By KATIE HOVAN
Earlier this week, Fox sportscaster Erin Andrews finished testifying in a $75 million lawsuit against a stalker and the owner of a Nashville Marriott hotel.
Andrews claims that the hotel allowed a stalker to occupy the room next to hers in 2008. The stalker, Michael David Barrett, recorded nude footage of Andrews through a peephole and leaked the videos onto the Internet. Barrett has since served time in prison for his crime.
Andrews believes both the hotel and her stalker are responsible for emotional damage.
In her testimony, Andrews also alleged that ESPN, her employer at the time, refused to let her continue reporting on college football until she spoke publicly about the matter. Andrews said that the network wanted her to clarify whether or not the incident had been a publicity stunt.
In a field like journalism, where the “truth” is of the utmost importance, Andrews’ situation begs the question: when is human compassion more important than an accurate story?
If you ask me, ESPN undeniably overstepped its boundaries by asking a woman who was a victim of sexual exploitation to relive the incident on national television.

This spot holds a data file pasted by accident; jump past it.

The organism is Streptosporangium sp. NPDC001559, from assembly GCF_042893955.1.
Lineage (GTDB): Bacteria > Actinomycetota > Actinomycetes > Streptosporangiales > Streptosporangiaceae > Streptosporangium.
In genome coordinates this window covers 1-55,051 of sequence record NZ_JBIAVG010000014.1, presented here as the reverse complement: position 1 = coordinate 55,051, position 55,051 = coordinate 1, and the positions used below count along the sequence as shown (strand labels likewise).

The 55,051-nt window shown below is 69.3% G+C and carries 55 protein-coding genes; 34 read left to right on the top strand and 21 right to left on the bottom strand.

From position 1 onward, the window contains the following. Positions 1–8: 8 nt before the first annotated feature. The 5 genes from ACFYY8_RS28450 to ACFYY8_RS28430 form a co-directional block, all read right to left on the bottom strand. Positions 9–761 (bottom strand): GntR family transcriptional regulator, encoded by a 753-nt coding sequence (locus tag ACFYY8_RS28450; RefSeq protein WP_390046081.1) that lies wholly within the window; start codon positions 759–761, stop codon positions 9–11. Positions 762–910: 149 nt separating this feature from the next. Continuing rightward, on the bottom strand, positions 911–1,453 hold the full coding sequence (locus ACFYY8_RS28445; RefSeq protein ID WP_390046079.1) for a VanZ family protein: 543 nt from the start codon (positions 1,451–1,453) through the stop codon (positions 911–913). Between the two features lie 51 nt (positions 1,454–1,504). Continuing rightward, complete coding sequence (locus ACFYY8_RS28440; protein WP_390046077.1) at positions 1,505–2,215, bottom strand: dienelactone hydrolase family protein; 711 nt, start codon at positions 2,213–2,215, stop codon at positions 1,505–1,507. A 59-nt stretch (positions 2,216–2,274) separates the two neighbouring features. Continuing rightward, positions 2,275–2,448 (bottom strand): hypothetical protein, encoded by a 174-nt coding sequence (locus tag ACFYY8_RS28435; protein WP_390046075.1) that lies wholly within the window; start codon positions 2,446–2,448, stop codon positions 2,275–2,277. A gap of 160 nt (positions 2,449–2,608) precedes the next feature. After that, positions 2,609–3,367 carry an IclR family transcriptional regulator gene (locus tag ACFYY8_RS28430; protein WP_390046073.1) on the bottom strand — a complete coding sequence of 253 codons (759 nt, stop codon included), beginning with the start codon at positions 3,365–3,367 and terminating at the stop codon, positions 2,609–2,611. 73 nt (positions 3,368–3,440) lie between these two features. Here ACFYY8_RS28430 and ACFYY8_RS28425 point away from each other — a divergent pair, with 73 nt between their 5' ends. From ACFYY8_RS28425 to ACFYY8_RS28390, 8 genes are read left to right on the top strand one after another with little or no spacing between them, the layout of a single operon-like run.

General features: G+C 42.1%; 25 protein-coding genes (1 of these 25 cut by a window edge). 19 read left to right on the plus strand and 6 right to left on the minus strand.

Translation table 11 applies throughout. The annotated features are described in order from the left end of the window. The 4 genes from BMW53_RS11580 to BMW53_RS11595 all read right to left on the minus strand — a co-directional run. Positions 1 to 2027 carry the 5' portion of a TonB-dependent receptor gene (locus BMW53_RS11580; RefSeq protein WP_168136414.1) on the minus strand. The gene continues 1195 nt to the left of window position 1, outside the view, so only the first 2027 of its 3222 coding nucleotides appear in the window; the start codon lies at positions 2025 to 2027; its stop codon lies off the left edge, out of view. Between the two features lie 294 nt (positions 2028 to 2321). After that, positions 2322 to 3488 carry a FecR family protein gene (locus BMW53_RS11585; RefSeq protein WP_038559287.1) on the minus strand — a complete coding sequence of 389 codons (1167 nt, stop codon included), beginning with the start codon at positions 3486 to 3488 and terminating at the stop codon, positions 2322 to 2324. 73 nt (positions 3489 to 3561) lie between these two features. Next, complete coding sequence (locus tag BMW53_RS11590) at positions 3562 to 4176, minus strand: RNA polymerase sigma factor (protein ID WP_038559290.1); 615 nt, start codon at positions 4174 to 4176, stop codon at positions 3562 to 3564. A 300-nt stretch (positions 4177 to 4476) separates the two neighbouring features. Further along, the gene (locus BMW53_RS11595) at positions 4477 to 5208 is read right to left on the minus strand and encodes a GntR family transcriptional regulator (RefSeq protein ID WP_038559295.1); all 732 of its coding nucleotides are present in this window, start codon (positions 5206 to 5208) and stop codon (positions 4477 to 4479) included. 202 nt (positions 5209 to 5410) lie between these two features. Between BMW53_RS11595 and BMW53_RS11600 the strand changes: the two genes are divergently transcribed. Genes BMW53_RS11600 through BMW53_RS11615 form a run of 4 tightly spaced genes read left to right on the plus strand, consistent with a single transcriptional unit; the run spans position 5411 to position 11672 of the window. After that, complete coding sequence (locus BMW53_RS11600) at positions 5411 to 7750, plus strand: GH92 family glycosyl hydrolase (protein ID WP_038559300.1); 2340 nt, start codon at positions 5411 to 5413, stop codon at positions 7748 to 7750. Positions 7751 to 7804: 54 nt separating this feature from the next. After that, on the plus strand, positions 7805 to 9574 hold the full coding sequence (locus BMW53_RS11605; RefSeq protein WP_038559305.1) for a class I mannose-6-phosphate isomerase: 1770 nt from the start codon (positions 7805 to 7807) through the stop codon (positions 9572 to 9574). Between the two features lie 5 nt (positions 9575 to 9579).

Whether or not it had been a publicity stunt, ESPN should have treated the statements of a fellow employee with the highest respect and consideration. Forcing any person, male or female, to speak about such a sensitive subject is a tasteless invasion of privacy.
I truly hope that Andrews is exaggerating the way ESPN addressed the situation. It would be a shame to learn that such a respected sports news network lacked the basic human compassion necessary in dealing with sexual exploitation.
As a note for other networks in the future: sometimes “getting the story” just isn’t worth the damage to a person’s mental and emotional health. Always be cautious.